If you have lost or forgotten the root password to your MySQL database and if you can access the server then you will be able to reset the password if you have a sudo user account.
In this short tutorial, you will learn how to change MySQL password for root.
To reset the root password, the commands might differ depending on the version of the database. To check your current MySQL version, invoke the command below in you terminal :
You might want to check here how it should look like.
Now in order to change or reset the root password, you would need to shutdown the database server first using the following command:
sudo systemctl stop mysql
You will then be able to access it manually.
In order to be allowed to access the MySQL database command line or terminal with root privileges without the need to provide a password, you would have to run the MySQL database without loading any information about user privileges (stored in grant tables).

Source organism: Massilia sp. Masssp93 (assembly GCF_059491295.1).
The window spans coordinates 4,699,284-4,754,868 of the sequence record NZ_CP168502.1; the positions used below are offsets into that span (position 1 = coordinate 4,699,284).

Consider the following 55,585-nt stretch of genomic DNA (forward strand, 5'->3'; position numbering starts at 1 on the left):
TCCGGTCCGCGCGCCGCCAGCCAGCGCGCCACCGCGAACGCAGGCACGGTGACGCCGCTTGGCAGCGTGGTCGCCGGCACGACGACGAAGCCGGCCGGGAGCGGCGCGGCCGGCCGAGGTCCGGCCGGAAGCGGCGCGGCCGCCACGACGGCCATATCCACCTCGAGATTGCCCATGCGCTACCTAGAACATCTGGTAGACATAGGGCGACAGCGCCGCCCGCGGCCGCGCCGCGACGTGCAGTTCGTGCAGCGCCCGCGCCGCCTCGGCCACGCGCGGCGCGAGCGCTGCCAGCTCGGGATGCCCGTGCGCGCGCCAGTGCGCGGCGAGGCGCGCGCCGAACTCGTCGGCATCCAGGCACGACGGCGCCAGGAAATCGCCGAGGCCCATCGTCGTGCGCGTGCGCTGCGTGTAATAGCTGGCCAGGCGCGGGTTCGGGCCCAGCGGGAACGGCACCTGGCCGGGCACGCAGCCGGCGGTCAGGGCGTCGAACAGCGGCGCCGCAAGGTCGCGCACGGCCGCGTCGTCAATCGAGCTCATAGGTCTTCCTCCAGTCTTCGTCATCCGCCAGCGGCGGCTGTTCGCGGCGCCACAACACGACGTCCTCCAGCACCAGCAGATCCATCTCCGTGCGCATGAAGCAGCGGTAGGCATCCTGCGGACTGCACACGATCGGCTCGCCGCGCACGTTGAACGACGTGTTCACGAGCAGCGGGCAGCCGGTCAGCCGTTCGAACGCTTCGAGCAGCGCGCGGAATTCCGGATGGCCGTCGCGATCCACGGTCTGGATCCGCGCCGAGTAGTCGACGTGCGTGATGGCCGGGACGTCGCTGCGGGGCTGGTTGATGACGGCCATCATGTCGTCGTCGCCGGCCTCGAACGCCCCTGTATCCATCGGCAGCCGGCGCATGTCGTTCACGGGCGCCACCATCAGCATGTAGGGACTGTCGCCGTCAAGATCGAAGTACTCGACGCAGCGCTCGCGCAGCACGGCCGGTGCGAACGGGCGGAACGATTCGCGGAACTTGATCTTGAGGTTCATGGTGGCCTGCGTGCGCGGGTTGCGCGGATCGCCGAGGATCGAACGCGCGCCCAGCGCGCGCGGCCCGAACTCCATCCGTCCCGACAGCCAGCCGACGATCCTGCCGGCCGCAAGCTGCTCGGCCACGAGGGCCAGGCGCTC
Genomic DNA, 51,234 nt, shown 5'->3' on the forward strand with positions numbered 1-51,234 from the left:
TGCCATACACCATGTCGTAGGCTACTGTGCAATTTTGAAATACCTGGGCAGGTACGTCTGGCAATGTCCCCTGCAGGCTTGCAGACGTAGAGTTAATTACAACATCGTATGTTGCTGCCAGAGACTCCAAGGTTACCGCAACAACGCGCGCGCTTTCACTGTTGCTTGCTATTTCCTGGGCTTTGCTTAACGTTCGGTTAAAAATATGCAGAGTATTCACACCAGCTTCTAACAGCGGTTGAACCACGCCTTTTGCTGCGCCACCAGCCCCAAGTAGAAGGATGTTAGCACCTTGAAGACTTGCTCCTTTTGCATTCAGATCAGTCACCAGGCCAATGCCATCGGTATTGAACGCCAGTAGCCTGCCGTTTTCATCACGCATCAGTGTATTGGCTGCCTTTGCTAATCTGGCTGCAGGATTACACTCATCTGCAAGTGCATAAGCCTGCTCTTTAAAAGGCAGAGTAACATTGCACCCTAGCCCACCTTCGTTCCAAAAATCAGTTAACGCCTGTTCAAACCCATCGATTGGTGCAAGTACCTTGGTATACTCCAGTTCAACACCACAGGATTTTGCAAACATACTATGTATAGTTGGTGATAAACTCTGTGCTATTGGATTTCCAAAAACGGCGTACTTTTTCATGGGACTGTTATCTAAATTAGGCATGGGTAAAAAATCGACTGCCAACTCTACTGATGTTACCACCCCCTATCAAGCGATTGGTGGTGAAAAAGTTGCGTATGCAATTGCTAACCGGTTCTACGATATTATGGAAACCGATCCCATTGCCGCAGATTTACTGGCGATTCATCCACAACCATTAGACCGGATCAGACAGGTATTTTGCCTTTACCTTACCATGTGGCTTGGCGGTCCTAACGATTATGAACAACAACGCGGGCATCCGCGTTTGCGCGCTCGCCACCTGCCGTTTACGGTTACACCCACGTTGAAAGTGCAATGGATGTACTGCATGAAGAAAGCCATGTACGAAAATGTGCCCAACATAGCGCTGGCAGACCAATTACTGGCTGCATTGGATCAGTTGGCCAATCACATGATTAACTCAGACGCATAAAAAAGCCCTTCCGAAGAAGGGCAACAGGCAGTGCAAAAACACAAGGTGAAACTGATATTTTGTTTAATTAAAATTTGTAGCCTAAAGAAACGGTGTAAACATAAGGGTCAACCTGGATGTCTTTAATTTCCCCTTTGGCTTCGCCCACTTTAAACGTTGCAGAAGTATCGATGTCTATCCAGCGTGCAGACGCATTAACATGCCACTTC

This can be achieved by instructing the MySQL database not to load grant tables. The command below will perform this task (in the background as per the & at the end):
sudo mysqld_safe –skip-grant-tables &
You should now be able to connect to MySQL database as root user without the need for a password prompt.
mysql -u root
With your current root access, you will now be able to modify the root password. You first have to invoke the command :
For recent versions of MySQL down to MySQL 5.7.6, run the following command (change or reset mysql root password Ubuntu-based):
ALTER USER ‘root’@’localhost’ IDENTIFIED BY ‘your_new_password’;
For versions older than (and including) MySQL 5.7.5, issue the command below:
SET PASSWORD FOR ‘root’@’localhost’ = PASSWORD(‘your_new_password’);
Note that on some versions, you may want to run the two commands below:
UPDATE user SET authentication_string=password(‘your_new_password’) WHERE user=’root’;
Now you would need to exit and restart the service using the command :
sudo systemctl start mysql